VanEck Emerging Markets High Yield Bond ETF

  • Fund Category: Emerging Markets Bond

  • Assets under management: $1.2 billion

  • SEC Yield: 7.1%

  • Expenses: 0.40%

Not all bond investors seek stable, average returns. The VanEck Emerging Markets High Yield Bond ETF (HYEM, $19.98) is a potential option for those who want more.

HYEM could be one of the best bond ETFs in 2022 for investors who want to take on higher levels of market risk in exchange for high returns and receive higher returns than an index can produce on the whole market. Investors could look for bonds to return to after the end of the Russian-Ukrainian conflict.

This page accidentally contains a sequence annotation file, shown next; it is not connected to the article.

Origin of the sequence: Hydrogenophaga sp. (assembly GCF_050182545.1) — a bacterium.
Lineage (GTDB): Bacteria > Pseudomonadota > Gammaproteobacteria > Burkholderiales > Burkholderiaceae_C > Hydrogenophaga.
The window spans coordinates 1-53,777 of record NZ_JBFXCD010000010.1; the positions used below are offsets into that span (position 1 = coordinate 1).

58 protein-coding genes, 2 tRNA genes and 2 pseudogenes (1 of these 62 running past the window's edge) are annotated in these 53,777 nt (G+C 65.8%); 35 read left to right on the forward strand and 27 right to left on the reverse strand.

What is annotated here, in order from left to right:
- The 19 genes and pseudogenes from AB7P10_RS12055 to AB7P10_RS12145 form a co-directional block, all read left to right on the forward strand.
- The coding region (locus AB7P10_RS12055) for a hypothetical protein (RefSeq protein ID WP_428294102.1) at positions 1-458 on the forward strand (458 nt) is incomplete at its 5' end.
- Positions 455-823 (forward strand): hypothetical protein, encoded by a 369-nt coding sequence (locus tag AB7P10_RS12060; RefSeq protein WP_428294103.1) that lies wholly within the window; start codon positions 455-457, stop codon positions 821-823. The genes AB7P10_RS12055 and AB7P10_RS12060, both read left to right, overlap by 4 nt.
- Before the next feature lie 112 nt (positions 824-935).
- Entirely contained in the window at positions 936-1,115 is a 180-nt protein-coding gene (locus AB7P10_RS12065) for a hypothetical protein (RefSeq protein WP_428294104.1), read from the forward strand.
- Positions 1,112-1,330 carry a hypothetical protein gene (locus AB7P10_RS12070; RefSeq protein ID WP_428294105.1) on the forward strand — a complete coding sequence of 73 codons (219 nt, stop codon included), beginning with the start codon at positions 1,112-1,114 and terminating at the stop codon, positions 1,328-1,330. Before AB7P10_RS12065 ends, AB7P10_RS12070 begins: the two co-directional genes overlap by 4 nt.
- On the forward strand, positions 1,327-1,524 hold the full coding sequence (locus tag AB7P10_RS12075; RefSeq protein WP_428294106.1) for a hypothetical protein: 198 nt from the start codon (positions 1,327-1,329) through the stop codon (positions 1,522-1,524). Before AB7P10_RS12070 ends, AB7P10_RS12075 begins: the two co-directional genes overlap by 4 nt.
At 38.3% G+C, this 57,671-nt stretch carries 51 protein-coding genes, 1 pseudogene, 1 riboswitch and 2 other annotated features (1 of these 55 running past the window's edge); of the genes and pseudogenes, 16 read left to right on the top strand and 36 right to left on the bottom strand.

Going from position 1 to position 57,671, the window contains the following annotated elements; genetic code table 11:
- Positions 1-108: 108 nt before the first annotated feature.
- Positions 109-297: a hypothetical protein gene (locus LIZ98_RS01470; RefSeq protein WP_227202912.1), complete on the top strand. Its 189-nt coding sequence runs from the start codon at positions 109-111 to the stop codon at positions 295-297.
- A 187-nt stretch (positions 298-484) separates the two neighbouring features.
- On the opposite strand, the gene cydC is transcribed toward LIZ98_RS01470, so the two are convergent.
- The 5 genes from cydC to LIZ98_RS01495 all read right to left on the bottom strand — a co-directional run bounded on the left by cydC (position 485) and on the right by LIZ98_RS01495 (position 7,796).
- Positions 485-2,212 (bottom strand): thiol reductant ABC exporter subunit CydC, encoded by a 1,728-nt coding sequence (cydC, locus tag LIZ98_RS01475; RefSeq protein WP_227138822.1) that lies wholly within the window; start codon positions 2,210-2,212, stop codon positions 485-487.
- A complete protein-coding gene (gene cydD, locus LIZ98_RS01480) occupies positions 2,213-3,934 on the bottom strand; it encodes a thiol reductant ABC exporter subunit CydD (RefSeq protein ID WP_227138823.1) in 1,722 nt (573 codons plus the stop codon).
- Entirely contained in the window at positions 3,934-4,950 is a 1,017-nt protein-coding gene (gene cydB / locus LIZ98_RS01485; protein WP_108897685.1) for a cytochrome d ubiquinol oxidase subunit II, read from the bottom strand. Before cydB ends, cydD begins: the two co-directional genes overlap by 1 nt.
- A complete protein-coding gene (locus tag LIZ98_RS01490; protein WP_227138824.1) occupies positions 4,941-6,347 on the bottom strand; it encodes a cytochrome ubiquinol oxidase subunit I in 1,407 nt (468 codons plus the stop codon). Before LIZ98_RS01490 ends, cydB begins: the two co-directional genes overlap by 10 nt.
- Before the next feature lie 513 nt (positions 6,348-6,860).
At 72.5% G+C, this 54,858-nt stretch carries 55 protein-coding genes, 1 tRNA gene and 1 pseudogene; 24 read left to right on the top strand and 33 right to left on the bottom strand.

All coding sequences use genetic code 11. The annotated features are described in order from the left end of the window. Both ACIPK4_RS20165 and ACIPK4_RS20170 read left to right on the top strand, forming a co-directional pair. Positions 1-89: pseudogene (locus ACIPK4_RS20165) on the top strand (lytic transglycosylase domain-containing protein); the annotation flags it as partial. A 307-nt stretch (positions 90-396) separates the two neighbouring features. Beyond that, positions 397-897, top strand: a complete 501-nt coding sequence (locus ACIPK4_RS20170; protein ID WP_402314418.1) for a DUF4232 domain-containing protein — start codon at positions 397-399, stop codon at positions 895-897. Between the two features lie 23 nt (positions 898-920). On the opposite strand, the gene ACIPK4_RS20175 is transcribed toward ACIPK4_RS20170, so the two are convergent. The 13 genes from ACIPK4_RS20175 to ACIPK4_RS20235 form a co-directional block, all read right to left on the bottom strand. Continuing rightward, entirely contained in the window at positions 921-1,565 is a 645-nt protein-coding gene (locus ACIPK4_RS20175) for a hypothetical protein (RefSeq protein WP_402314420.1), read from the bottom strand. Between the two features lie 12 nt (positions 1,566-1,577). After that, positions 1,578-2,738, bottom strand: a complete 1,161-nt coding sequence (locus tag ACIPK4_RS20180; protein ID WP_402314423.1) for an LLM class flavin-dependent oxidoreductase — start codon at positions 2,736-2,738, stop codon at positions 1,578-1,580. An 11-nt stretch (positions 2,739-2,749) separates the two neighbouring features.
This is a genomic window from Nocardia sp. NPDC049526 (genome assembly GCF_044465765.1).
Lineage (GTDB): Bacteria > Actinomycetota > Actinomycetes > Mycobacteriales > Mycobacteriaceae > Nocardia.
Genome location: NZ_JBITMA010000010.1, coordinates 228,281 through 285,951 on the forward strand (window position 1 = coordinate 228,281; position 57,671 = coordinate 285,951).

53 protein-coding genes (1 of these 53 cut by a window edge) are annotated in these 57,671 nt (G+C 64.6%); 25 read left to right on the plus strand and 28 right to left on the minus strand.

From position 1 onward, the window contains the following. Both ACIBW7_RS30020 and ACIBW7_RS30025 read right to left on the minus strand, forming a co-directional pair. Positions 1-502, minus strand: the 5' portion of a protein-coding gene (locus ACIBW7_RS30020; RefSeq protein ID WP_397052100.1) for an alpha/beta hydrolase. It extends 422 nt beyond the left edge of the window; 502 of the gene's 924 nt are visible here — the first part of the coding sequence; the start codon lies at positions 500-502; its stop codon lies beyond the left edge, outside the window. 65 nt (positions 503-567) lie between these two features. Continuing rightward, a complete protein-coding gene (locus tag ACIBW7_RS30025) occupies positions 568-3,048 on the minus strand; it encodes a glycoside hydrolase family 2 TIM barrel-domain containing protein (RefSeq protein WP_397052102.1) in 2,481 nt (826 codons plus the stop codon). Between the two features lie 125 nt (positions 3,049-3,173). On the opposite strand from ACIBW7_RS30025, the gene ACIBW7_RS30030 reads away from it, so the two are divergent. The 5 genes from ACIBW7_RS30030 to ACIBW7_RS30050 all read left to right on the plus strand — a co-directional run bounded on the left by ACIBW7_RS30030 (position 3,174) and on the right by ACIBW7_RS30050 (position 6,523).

The VanEck Emerging Markets High Yield Bond ETF consists of US dollar-denominated bonds issued by emerging markets below investment grade.

To give you an idea of the HYEM portfolio, the top three countries by share are China with 12.3%, Brazil with 8.9%, and Mexico with 7.5%. 84.6% of the approximately 830 holders have a BB- or B rating in terms of credit quality.


Bottom Line

Economic uncertainty indeed remains in Russia. But investors willing to take risks and buy small positions or the average dollar cost of emerging market bonds could be rewarded twice with high and above-average yields, especially as the Russian-Ukrainian conflict begins to stabilize.